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About Greek Coffee


Made in a copper coffee pot known as a briki and served piping hot in flitzania (or demitasse cups), Greek coffee (also known as ellinikós kafés or simply ellinikós) hold a special place in the hearts of those with roots connected to the country. For many Greeks, Greek coffee is a big part of everyday life. Friends and family sit down together to slowly sip their cup of coffee as they enjoy a conversation. Greek coffee is made using extra finely ground coffee beans that has a powder-like consistency. In Greek custom, the coffee should always feature what’s known as kaïmaki, the rich layer of froth or crema on top of the coffee. The thicker the crema, the more enjoyable the coffee.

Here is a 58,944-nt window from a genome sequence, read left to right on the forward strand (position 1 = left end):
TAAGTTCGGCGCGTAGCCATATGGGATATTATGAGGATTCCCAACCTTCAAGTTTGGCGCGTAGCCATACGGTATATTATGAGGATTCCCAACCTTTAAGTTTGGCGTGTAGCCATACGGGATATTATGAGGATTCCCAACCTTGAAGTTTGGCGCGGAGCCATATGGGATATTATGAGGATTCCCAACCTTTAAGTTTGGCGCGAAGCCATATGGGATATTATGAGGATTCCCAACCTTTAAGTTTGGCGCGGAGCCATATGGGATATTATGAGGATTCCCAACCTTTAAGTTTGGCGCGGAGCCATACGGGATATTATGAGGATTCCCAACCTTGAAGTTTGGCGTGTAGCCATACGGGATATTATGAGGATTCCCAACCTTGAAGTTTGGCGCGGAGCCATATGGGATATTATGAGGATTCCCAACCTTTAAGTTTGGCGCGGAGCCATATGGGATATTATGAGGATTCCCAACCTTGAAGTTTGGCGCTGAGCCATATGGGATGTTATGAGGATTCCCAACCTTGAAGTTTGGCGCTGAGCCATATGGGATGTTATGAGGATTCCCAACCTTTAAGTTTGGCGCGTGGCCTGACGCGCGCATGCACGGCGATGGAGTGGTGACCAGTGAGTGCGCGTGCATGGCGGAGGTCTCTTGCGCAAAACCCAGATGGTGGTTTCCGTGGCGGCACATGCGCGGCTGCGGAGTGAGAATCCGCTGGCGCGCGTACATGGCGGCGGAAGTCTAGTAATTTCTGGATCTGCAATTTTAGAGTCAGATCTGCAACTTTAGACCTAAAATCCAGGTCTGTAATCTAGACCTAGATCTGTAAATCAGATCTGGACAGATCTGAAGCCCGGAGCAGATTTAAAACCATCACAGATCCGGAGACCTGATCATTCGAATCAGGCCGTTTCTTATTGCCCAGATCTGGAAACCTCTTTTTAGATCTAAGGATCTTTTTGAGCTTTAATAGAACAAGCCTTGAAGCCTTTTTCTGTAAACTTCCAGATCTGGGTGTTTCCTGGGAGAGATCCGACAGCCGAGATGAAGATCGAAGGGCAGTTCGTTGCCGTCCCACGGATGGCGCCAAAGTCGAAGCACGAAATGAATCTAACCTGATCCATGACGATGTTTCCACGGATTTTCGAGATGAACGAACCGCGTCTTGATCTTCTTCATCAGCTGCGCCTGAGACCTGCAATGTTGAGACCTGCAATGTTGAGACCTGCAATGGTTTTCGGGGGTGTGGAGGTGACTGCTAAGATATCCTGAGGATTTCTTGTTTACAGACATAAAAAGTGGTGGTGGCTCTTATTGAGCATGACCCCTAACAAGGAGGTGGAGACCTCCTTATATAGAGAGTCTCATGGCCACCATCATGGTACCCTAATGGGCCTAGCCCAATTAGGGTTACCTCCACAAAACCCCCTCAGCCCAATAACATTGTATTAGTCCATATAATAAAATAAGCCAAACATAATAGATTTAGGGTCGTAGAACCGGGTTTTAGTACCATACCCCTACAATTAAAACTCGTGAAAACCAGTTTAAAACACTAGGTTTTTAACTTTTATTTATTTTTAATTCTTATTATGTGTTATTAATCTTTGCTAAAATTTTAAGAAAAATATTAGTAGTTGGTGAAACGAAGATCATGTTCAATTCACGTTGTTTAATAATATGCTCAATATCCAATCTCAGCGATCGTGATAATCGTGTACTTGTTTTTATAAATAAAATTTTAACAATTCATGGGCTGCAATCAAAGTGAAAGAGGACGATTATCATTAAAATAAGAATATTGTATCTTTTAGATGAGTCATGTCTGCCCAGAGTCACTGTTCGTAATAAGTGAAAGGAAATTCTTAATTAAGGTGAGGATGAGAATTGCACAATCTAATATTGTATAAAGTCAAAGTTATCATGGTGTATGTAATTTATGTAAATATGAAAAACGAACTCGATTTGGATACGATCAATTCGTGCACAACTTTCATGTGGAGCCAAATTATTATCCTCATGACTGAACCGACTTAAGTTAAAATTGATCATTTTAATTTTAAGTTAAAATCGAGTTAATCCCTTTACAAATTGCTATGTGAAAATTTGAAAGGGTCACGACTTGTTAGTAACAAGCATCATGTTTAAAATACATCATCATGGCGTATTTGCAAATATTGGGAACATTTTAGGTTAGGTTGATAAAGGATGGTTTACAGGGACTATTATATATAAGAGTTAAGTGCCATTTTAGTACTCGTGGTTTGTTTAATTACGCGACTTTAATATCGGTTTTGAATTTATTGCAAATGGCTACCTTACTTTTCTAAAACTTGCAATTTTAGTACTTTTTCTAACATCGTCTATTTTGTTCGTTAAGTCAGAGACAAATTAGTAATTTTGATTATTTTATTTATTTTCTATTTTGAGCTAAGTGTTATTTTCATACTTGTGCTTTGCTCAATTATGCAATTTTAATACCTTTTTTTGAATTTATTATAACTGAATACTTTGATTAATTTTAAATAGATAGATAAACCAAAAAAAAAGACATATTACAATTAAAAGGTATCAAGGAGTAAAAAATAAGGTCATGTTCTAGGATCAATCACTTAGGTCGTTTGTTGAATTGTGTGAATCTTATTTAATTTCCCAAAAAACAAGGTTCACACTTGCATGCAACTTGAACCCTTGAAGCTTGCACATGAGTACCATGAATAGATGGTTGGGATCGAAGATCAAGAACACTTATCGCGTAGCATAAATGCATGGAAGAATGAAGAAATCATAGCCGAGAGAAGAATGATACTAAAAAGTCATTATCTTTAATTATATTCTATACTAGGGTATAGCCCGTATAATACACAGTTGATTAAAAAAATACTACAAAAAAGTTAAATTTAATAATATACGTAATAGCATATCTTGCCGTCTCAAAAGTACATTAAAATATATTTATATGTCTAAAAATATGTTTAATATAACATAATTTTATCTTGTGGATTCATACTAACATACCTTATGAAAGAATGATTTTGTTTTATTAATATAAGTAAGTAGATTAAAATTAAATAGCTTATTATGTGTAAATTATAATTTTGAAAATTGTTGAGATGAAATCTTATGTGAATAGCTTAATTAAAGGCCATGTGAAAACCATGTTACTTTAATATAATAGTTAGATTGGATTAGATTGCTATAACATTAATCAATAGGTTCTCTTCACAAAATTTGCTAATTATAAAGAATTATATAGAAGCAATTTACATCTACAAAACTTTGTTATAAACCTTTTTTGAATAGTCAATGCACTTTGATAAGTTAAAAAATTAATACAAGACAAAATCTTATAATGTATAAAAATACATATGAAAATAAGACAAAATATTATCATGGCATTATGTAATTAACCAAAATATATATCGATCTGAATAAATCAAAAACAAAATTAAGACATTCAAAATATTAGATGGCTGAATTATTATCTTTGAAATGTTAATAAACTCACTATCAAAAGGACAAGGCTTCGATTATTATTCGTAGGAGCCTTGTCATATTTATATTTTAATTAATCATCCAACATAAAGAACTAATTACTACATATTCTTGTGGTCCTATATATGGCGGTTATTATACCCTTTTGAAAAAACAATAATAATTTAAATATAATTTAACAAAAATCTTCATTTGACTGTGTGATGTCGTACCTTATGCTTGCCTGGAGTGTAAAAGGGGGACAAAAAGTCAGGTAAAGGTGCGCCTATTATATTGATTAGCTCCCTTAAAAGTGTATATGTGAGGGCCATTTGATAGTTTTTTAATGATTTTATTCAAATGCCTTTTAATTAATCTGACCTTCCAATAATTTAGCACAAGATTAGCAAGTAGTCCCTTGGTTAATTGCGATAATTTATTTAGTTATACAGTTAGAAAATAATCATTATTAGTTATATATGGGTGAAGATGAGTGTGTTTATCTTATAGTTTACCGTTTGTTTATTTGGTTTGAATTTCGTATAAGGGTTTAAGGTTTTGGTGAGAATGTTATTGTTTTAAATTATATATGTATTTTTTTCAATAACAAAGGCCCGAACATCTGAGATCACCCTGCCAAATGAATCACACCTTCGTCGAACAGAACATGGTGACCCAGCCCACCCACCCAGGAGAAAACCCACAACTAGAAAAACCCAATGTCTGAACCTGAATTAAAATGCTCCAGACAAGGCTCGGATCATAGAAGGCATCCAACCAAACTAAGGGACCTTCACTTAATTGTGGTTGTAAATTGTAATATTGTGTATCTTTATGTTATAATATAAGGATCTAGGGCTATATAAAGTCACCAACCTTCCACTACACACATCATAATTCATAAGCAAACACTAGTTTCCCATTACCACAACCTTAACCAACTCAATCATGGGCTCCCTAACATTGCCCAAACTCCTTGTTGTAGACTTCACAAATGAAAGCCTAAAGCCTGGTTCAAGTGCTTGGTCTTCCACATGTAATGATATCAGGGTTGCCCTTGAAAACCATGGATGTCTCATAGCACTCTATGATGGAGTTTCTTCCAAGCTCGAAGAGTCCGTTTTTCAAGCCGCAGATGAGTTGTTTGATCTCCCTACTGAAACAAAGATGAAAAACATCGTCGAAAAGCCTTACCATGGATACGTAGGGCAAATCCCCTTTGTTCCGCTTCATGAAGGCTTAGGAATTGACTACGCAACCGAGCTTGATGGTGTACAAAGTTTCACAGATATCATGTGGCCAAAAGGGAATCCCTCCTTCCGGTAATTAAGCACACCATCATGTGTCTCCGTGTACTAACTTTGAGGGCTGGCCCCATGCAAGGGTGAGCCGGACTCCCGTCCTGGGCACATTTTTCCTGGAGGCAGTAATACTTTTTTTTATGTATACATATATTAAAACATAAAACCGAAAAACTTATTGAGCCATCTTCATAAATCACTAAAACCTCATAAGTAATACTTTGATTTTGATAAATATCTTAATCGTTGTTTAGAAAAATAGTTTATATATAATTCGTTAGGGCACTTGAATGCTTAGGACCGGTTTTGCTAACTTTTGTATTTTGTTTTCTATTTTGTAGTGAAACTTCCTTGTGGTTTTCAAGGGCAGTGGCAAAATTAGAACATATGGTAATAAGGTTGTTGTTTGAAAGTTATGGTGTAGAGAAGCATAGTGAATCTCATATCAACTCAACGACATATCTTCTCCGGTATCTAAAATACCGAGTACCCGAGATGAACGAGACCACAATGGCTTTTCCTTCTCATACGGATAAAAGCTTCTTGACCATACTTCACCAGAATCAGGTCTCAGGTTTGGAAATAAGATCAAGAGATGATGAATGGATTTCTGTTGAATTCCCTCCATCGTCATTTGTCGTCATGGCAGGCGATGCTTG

There are four primary brewing styles, which vary according to the levels of sweetness.
These include:

• Sketos (σκέτος), meaning plain, features only coffee and no sugar. Greek coffee purists often argue that this is the traditional way of drinking ellinikos.

• Metrios (μέτριος), or medium, is made using 1 teaspoon of sugar for every cup or teaspoon of coffee.

• Glykos (γλυκός), translating to sweet, is for people who prefer a definitively sweet taste for their Greek coffee. To make this you use 2 teaspoons of sugar for every teaspoon of coffee.

• Glykivrastos (γλυκήβραστος) is sweet boiled coffee, a newer way of drinking coffee that is more popular with the younger generation. For this method, you must lift the briki off of the flame as it begins to swell, letting it froth up then taking it off five times.

For a cup of Greek coffee that features a refined test, a creamy layer of froth, and a smooth body, trying making your ellinikós with the Sara Coffee Co. Original Blend.